"These physical and psychological implications can affect girls and women no matter what age they underwent FGM," she says.

Lotfi Abdel-Samee, health ministry undersecretary in Suez province, told the AFP news agency that the hospital was closed on Monday and patients were transferred to other facilities. Authorities are investigating the case, and the female doctor who performed the procedure has been arrested. Egypt’s National Population Council said in a statement that it “strongly condemns any doctor or individual who commits such a crime.”

More than 200 million women and girls alive today have undergone FGM, nearly 70 million more than previously thought, according to U.N. data released earlier this year. In Egypt, girls typically undergo type 1 FGM—defined by the World Health Organization (WHO) as “partial or total removal of the clitoris and/or the prepuce"—or type 2 FGM—“Partial or total removal of the clitoris and the labia minora, with or without excision of the labia majora.” Nine out of every 10 women aged 15 to 49 in Egypt have undergone the mutilation, although the prevalence is lower among younger women, according to the 2015 Demographic and Health Survey (DHS) in Egypt.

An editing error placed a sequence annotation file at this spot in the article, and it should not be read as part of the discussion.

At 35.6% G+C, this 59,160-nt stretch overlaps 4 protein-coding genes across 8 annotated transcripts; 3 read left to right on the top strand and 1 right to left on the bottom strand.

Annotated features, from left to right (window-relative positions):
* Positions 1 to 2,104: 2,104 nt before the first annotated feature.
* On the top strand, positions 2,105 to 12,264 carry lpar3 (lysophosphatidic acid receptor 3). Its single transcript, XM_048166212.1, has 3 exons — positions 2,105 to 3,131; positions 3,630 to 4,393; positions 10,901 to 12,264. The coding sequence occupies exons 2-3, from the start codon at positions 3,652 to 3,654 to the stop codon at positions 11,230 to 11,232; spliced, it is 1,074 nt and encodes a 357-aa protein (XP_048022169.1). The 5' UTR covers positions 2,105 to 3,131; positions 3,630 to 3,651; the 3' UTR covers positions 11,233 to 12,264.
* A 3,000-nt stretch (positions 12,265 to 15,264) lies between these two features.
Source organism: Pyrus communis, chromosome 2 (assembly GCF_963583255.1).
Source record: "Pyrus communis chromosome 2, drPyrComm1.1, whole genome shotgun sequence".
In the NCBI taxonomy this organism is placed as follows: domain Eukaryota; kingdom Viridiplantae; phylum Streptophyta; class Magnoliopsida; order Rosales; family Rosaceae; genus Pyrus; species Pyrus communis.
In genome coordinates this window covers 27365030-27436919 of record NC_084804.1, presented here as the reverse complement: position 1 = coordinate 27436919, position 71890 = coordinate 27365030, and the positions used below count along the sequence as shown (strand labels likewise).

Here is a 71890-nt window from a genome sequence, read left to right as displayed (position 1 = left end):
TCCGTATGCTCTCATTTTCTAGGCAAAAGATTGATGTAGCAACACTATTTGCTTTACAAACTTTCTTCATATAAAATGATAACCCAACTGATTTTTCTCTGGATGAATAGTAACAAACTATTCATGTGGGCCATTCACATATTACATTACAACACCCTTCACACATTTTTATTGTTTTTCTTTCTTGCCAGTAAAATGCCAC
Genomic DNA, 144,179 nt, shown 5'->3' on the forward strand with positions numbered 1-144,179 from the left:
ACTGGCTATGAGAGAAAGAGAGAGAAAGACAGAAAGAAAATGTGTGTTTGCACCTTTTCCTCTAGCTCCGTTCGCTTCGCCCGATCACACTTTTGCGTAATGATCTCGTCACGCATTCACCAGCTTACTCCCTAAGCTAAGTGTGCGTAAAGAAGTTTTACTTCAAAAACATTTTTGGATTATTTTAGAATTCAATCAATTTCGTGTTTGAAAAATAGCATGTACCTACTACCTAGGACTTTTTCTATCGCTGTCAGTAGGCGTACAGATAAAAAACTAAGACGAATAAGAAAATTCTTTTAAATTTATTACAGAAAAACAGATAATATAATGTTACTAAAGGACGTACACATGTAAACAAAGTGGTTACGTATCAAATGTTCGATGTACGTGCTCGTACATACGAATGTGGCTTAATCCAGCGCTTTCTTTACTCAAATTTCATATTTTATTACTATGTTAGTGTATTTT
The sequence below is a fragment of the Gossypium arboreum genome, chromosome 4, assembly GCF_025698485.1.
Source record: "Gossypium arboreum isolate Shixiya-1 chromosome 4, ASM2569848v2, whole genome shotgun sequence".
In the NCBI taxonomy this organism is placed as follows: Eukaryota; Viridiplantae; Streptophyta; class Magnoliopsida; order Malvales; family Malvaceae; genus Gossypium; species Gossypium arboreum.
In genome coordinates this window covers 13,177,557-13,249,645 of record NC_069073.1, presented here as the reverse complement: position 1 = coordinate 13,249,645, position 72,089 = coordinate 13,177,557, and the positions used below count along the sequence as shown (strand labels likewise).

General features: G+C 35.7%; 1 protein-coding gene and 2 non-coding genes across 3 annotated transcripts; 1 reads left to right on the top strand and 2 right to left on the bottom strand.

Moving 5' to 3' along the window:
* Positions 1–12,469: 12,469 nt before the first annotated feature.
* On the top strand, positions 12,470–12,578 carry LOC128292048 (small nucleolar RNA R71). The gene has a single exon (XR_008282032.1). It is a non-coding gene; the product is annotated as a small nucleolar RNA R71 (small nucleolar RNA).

“People are very surprised and at the same time people are angry” about Mousa’s death, Germaine Haddad, program officer and gender focal point at the United Nations population fund (UNFPA) office in Egypt, tells Newsweek from Cairo.  

“It’s the first case of FGM we’ve seen at this age,” says Haddad. “We’ve never had a case for a girl this old.”